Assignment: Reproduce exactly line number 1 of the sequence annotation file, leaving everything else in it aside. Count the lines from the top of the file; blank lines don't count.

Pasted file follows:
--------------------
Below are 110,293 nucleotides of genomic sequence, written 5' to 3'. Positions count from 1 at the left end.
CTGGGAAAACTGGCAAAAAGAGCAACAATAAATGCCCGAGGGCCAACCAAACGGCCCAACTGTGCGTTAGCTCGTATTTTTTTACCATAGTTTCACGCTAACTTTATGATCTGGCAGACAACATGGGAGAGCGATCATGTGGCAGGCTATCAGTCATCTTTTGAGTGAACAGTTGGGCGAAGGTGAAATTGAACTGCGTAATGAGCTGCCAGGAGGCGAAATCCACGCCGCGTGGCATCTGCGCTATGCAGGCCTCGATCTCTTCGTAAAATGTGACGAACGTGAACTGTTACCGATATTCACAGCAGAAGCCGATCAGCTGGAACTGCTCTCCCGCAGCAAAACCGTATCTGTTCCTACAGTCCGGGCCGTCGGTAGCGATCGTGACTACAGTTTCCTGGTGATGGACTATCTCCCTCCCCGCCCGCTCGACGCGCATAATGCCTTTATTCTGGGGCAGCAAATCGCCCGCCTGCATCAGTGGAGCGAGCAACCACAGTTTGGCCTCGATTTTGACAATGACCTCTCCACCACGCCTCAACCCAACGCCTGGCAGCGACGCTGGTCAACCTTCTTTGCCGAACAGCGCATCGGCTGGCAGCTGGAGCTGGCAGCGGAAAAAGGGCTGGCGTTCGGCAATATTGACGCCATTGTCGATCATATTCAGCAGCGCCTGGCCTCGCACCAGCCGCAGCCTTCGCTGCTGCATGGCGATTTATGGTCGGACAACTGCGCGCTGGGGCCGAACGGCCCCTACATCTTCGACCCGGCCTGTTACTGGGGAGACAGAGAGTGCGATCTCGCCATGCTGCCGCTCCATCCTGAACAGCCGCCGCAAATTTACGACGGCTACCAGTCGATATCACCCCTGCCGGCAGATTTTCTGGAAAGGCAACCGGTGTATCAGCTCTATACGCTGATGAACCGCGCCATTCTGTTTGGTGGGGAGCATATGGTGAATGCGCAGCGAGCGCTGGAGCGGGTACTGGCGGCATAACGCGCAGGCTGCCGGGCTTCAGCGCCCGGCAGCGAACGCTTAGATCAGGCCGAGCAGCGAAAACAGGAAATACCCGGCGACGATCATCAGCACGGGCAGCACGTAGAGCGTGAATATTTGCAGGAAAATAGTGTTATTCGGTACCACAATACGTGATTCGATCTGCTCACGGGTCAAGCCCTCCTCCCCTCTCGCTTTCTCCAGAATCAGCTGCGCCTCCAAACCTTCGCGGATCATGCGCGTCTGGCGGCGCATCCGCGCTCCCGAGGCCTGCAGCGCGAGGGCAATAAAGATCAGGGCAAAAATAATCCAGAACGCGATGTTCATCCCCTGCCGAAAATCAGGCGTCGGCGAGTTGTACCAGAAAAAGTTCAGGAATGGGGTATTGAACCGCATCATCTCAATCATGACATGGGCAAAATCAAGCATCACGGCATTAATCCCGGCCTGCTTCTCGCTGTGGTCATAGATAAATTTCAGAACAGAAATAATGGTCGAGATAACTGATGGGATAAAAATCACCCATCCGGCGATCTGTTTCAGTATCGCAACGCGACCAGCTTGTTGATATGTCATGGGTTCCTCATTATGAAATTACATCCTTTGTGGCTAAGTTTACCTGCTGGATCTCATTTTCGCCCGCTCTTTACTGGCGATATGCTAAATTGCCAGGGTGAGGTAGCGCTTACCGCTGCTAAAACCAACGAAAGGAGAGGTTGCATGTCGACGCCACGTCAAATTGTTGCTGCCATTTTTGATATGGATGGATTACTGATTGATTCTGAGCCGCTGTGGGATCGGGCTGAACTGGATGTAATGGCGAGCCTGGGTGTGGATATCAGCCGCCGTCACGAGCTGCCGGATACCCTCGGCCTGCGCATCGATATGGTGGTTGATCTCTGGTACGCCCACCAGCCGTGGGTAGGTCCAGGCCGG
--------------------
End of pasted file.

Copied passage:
Below are 110,293 nucleotides of genomic sequence, written 5' to 3'. Positions count from 1 at the left end.